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By Iniel van Zyl*
In 2018, one of the largest Bitcoin scams to hit South Africa prompted MyBroadband to lead with an article that headlined, “You should have seen that BTC Global was a scam from a mile away”. The Hawks reported that over 50 million US dollars was lost in this scam – with South Africans each losing between R16 000 and R1.4m. Millions that could have been saved with vigilant and assiduous background research.
Fast track to three years later and unassuming, desperate investors are still trusting sophisticated investment fraudsters and losing their hard-earned savings to illegal unregulated investments in the hope of making a quick fortune to support them during challenging economic times. Just last year the Crowd1 scheme made news headlines and was the topic of a BBC documentary of how people were misled.
The BTC ordeal alone nabbed over 27 000 victims from South Africa, Australia and the USA. More recently, Africrypt, the Relative Value Arbitrage Fund (RVAF), Mirror Trading International, Madoff and Hamilton have been in the news for all the wrong reasons. The reality is that cryptocurrency scams are evolving and becoming more difficult to identify as scamsters are becoming more sophisticated and even more relentless in their pursuits.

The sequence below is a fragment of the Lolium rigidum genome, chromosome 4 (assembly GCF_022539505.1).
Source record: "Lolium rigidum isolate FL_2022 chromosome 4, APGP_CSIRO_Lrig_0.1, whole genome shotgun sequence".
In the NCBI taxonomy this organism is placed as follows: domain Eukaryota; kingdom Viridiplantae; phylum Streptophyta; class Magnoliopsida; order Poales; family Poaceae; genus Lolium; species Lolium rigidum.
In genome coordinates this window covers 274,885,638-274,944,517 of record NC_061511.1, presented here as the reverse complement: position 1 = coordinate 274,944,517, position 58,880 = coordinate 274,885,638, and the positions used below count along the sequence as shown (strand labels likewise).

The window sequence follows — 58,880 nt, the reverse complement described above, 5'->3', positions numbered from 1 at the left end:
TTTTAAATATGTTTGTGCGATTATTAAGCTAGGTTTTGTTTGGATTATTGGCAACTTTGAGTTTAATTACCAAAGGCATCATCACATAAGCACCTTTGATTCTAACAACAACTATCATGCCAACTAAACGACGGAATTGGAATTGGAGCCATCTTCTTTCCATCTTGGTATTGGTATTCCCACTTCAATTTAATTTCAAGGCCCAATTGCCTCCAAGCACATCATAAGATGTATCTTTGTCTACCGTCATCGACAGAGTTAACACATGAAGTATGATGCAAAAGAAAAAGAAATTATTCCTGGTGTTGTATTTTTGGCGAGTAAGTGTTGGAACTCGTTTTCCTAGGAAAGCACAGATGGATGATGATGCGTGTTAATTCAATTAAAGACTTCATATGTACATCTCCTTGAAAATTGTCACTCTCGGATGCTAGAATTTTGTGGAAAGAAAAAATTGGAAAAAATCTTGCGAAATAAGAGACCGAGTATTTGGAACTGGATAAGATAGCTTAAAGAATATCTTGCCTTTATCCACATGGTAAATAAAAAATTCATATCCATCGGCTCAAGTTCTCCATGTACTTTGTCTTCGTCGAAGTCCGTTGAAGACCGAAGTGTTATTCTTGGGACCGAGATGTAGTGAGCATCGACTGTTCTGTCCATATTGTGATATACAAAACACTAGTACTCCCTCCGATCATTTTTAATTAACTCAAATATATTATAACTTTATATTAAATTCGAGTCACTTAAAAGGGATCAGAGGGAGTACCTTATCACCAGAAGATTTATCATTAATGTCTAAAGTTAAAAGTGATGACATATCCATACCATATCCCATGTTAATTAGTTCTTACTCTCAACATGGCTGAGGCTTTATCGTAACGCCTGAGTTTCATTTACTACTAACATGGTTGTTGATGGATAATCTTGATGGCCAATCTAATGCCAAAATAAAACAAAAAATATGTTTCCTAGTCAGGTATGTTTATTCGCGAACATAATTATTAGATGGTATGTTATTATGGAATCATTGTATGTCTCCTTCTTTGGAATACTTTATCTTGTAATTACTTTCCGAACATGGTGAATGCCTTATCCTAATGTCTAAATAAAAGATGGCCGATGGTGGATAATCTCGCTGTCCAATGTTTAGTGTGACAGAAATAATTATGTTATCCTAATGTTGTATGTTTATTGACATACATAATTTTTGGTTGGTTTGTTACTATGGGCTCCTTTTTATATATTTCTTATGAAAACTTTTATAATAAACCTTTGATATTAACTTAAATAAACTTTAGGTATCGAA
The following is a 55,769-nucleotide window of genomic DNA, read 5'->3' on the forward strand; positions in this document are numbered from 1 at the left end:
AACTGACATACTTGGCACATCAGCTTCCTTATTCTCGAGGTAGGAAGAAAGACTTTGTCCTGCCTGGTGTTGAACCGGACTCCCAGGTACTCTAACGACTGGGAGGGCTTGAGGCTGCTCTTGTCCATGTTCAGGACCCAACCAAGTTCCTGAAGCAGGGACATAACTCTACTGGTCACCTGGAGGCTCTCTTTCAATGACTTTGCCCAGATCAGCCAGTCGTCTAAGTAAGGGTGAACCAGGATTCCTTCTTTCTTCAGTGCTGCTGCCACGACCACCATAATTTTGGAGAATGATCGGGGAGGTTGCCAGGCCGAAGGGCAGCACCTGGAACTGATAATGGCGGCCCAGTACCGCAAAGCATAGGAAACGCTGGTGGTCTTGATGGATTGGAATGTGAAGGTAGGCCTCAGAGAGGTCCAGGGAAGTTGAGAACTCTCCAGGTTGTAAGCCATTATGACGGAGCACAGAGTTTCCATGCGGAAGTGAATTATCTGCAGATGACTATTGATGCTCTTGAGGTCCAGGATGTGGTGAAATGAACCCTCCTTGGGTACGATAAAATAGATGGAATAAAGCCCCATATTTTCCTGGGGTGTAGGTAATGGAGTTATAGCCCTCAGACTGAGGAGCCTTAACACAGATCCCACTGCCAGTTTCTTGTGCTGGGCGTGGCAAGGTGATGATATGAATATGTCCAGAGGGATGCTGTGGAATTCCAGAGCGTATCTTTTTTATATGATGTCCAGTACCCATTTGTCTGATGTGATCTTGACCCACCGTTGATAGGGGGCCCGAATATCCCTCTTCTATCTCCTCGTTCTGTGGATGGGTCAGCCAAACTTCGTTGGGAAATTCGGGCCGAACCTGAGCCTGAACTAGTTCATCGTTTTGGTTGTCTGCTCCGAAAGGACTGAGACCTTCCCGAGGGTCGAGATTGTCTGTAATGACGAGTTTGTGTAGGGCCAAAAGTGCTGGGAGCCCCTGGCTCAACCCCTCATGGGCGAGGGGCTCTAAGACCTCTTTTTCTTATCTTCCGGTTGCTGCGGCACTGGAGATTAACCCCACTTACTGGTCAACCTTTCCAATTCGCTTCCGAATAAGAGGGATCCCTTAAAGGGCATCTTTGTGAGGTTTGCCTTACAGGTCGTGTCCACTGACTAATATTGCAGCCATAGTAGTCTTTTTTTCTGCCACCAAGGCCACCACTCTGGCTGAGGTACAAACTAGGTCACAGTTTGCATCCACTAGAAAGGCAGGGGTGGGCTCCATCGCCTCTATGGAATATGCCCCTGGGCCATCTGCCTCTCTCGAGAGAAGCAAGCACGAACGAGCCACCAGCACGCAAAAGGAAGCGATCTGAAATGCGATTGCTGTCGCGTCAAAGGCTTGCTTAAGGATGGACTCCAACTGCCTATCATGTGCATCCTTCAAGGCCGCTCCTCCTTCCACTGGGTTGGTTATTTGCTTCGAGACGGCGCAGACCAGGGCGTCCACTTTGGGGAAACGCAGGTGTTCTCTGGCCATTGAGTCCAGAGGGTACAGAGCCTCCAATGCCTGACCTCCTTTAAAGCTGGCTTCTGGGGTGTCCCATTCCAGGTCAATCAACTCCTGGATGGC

What exactly is an unregulated investment?
Unregulated investments take the form of alternative investments such as hedge funds or unapproved collective investment schemes. Law Insider defines unregulated funds as investment funds that are not regulated and, as a result, may not provide a level of investor protection equivalent to schemes authorised under South African law and subject to South African regulations and conditions. It is important to understand that an unregulated investment is not necessarily always an illegal investment. It is, however, illegal for a Ponzi Scheme to claim that it is a legal, unregulated investment.
Pyramid scheme versus Ponzi scheme – what is the difference?
Many people get confused about the difference between pyramid schemes and Ponzi schemes. According to Investopedia, with Pyramid Schemes, “The initial schemer recruits other investors who, in turn, recruit other investors and so on. Late-joining investors pay the person who recruited them for the right to participate or sell a certain product”. With Ponzi Schemes, “Investors give money to a portfolio manager. Then, when they want their money back, they are paid out with the incoming funds contributed by later investors”. All that the so-called portfolio manager is doing, in essence, is robbing Peter to pay Paul without actually investing any of their money.